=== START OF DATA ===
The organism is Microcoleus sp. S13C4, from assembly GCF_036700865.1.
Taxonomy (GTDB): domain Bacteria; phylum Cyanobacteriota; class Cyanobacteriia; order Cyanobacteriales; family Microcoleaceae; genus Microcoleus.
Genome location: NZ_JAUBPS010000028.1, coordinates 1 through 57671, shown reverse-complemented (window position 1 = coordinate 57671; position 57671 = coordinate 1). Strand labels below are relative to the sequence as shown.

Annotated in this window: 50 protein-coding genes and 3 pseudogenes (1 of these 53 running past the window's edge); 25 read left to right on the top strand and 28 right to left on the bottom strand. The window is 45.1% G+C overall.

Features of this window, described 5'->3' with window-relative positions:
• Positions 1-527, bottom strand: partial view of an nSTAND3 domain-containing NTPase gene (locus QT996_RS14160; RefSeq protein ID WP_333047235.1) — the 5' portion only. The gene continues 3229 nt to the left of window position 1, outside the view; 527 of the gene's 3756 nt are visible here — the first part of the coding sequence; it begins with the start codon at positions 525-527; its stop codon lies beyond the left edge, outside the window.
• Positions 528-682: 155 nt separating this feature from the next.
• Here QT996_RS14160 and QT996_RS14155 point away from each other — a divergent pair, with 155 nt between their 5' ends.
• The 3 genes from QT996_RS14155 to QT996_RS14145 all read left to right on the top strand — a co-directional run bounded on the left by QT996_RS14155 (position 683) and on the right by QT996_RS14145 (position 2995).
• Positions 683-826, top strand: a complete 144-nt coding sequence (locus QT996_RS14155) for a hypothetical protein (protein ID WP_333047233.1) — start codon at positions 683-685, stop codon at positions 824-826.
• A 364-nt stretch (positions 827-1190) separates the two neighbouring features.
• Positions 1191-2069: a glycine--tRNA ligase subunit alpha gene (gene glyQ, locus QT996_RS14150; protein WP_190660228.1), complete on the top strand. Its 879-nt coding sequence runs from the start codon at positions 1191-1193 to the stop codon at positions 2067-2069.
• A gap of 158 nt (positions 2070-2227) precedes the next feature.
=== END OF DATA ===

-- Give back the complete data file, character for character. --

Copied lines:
The organism is Microcoleus sp. S13C4, from assembly GCF_036700865.1.
Taxonomy (GTDB): domain Bacteria; phylum Cyanobacteriota; class Cyanobacteriia; order Cyanobacteriales; family Microcoleaceae; genus Microcoleus.
Genome location: NZ_JAUBPS010000028.1, coordinates 1 through 57671, shown reverse-complemented (window position 1 = coordinate 57671; position 57671 = coordinate 1). Strand labels below are relative to the sequence as shown.

Annotated in this window: 50 protein-coding genes and 3 pseudogenes (1 of these 53 running past the window's edge); 25 read left to right on the top strand and 28 right to left on the bottom strand. The window is 45.1% G+C overall.

Features of this window, described 5'->3' with window-relative positions:
• Positions 1-527, bottom strand: partial view of an nSTAND3 domain-containing NTPase gene (locus QT996_RS14160; RefSeq protein ID WP_333047235.1) — the 5' portion only. The gene continues 3229 nt to the left of window position 1, outside the view; 527 of the gene's 3756 nt are visible here — the first part of the coding sequence; it begins with the start codon at positions 525-527; its stop codon lies beyond the left edge, outside the window.
• Positions 528-682: 155 nt separating this feature from the next.
• Here QT996_RS14160 and QT996_RS14155 point away from each other — a divergent pair, with 155 nt between their 5' ends.
• The 3 genes from QT996_RS14155 to QT996_RS14145 all read left to right on the top strand — a co-directional run bounded on the left by QT996_RS14155 (position 683) and on the right by QT996_RS14145 (position 2995).
• Positions 683-826, top strand: a complete 144-nt coding sequence (locus QT996_RS14155) for a hypothetical protein (protein ID WP_333047233.1) — start codon at positions 683-685, stop codon at positions 824-826.
• A 364-nt stretch (positions 827-1190) separates the two neighbouring features.
• Positions 1191-2069: a glycine--tRNA ligase subunit alpha gene (gene glyQ, locus QT996_RS14150; protein WP_190660228.1), complete on the top strand. Its 879-nt coding sequence runs from the start codon at positions 1191-1193 to the stop codon at positions 2067-2069.
• A gap of 158 nt (positions 2070-2227) precedes the next feature.